I have definitely been one of those people who have been trying to avoid the upcoming anniversary but have realized this week that I can’t escape it and shouldn’t. On 9/11/01, I was stuck underground at the World Trade Center on the 3 train for almost 30 minutes and had no idea that the planes were crashing into the buildings above me. Later that day, I watched part of WTC 7 collapse from a spot in front of  St. Vincent’s Hospital with hundreds of people who were waiting for survivors that never came and made a decision while I was standing there that has haunted me for the past decade.

Freedom is not free

In August 2001, I had begun work on my plan to leave New York. I had moved to NYC after college because of an opportunity and a boy, but my dream since I was a little girl obsessed with politics was to live in Washington, DC. While I loved the friends I’d made and the work I’d been a part of in New York, it has always felt like owning a fantastic pair of shoes that never fit quite right, become irritable and even painful after walking in them for long periods of time, but you never throw away because they look so great on the shoe rack. After some networking and lots of job applications, I’d been invited to a high level interview for a federal agency in DC on September 13, 2001. Standing with all those people on that corner, I just felt that I could not leave NYC and cancelled my interview the next day. For various reasons, I never pursued employment in DC again even though the desire to live somewhere outside NYC constantly returns. While I try not to have regrets in my life, it’s sometimes hard not to think about all the missed opportunities of a decade based on that emotional decision.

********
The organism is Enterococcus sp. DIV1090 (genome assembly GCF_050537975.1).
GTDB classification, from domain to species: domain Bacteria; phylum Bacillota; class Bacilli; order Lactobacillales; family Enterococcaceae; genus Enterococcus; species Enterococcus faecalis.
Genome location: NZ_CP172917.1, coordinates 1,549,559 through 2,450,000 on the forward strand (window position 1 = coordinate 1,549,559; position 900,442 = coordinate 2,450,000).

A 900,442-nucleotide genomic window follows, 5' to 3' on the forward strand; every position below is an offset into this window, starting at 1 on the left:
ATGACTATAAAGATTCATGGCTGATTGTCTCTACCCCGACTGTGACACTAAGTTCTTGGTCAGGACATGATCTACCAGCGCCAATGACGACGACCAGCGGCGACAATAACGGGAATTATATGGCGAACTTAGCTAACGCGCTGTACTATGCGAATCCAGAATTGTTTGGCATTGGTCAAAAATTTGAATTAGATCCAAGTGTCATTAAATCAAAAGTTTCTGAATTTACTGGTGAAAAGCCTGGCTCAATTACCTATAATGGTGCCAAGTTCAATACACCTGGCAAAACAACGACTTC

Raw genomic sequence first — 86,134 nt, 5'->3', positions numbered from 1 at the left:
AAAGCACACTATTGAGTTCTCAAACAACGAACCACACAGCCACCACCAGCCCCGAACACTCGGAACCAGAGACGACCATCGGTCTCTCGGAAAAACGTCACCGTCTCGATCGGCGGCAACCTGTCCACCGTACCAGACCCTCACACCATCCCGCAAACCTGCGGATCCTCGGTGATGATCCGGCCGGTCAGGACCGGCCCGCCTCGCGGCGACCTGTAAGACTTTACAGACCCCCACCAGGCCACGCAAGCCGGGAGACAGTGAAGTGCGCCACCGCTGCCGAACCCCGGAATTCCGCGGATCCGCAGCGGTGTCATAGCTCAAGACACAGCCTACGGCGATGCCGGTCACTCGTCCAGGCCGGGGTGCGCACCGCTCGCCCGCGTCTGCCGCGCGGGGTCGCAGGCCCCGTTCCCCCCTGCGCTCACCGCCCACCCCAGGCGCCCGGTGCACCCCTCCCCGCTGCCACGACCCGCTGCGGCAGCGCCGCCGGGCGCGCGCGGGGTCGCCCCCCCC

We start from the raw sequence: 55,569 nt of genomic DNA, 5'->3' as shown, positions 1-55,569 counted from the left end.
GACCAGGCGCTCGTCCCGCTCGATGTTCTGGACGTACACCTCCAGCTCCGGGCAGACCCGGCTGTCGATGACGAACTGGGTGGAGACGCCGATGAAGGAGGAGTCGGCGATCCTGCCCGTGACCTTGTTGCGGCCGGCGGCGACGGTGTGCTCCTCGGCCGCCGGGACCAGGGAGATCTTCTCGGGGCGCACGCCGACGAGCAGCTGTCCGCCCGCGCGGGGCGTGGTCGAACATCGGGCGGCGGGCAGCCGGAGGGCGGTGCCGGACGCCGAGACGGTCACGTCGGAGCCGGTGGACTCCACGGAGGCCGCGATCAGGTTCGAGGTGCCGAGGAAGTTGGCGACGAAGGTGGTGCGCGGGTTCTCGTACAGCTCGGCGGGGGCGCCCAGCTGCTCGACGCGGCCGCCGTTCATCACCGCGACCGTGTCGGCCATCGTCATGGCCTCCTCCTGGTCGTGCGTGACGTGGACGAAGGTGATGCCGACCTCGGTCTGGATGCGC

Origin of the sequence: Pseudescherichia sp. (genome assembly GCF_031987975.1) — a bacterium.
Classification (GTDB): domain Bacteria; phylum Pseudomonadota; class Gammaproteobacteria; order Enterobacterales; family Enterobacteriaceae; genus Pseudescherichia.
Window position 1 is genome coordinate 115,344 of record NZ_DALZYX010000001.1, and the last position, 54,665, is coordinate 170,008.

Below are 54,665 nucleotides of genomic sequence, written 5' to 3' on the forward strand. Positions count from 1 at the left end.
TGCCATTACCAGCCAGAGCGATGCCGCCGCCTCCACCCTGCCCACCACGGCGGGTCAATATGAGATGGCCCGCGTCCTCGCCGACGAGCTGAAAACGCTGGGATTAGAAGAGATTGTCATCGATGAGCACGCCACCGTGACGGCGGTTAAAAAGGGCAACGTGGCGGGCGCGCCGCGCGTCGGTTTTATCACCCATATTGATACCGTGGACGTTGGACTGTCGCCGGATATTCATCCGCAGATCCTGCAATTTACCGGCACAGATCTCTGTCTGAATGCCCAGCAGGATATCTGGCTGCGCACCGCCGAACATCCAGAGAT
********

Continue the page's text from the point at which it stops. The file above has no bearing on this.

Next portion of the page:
This summer, I traveled to Newark, NJ a few times a week to work on our Teach Newark project through the PATH station next to the World Trade Center site and watched tourists take pictures there as if they were at a theme park, contributing to an increasing level of sadness and anger about that day. I’ve been thinking about all the people who woke up that morning thinking they had a lifetime in front of them and didn’t, and all the people who did make life-changing decisions inspired by the day, whether they are grateful or now regret their impulsive moves. As we approach the anniversary in a few days, I encourage you to make it a day of personal reflection and think about your own life and whether you’re honoring time the way it deserves- personally and professionally- and what you can do to change that in the next year and decade if you’re not. Truly never forget.